Recommendations

  1. If your front door opens directly to a living area, create a virtual-foyer by using an area rug (consider a circular one), and a console or buffet table next to the door.   The purpose is to slow down qi from rushing into your space.
  2. Avoid clutter.  It’s best not to keep your shoes by the front door but if you do, ensure that they’re tastefully organized and not in obvious view.
  3. Be mindful of the artwork you see upon entering and ensure it’s something that lifts your spirits.
  4. Generally, a mirror is appropriate in this area.
  5. Ensure there’s abundant lighting.
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Five Affordable Feng Shui Fixes For Decorating Dilemmas

Applying practical principles of Feng Shui can solve common decorating dilemmas.  Any of these principles can be applied in any room.

1-  If you don’t have a foyer or if you have a large room needing several different conversation areas you can create the illusion of a separate room by placing an area rug in the center of the space, coordinating with the color palette in the room.  For example, to create the feeling of a foyer place a circular area rug in front of the front door.  You can use area rugs wherever you want to delineate a space or create a conversation area.  Circular rugs are particularly good for pulling together a space.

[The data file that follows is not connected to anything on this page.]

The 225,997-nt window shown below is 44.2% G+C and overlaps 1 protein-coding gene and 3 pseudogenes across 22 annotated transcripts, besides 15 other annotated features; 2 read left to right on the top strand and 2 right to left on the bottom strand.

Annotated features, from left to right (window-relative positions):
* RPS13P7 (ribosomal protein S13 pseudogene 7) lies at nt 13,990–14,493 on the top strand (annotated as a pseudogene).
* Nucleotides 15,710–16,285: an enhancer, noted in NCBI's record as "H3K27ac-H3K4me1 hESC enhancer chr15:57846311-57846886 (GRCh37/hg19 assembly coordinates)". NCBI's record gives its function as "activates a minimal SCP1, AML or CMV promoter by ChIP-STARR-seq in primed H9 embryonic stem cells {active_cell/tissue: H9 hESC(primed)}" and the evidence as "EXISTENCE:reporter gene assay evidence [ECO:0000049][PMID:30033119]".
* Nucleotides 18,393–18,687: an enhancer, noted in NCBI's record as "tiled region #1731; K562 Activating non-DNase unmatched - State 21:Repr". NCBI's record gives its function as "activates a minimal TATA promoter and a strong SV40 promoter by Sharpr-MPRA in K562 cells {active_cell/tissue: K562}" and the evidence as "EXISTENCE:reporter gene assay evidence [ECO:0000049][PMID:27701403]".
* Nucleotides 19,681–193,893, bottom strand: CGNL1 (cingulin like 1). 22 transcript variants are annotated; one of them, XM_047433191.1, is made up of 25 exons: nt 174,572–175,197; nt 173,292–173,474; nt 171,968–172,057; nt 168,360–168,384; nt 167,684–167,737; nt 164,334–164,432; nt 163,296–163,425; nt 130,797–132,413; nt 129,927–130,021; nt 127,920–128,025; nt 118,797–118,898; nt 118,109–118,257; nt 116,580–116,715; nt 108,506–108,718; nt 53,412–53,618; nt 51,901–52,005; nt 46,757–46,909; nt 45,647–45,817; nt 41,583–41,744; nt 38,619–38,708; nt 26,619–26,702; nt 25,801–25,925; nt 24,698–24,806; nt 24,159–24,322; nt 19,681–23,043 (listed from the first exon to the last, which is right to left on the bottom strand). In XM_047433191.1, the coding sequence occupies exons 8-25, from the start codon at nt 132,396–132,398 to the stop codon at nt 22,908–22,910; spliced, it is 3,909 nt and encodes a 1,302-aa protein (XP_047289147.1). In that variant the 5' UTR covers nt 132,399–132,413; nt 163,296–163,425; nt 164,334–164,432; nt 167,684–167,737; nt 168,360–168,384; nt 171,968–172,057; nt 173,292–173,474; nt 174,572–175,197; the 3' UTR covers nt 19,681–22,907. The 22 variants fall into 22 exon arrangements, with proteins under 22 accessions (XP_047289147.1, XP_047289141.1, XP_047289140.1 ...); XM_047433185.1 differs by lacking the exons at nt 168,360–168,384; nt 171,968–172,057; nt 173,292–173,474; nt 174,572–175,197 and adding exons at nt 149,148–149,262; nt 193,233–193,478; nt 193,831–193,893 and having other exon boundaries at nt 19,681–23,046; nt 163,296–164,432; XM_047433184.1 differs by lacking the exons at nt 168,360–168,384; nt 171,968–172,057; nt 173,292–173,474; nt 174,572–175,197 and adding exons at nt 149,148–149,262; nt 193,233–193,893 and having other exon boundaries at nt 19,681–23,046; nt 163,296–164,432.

2-  To complete or find inspiration for decorating a room, look for artwork that speaks to you.  Artwork  gives a room a finished feel and creates coziness as well as visual appeal.  I like to hang pictures so that the middle of the piece is one or two inches above eye level.

3-  Dark areas?  You can add balance and movement with mirrors, artwork containing fire colors (red, orange, pink, and purple) and circular or wavy objects which create movement.  If you have a corner that feels “dead” revitalize it with “up lighting” that’s placed on the floor, a decorative floor screen, or a standing mirror.

4- Does a room feel stark or sterile? “Cozify” it by adding soft drapes or roman shades, using earth and fire colors (brown, yellow, beige, red, and orange), and adding area rugs and soft fabrics such as cozy throw-pillows.

5-  If you don’t have a wall where you need one, you can invent one by placing a console behind a couch, using a decorative floor screen to separate areas, using bookshelves open on both sides, or drapes hung on side mounted retractable rods.  Floor screens also work well in corners to soften the area and create energy.

Easy Feng Shui Design Tips for a Small Space

In small environments use color and furniture arrangement to keep the space open and energy flowing.   Using the same colors throughout, but in different shades you can create a harmonious space with great Feng Shui.  Using the tips below will help your space feel open and in balance.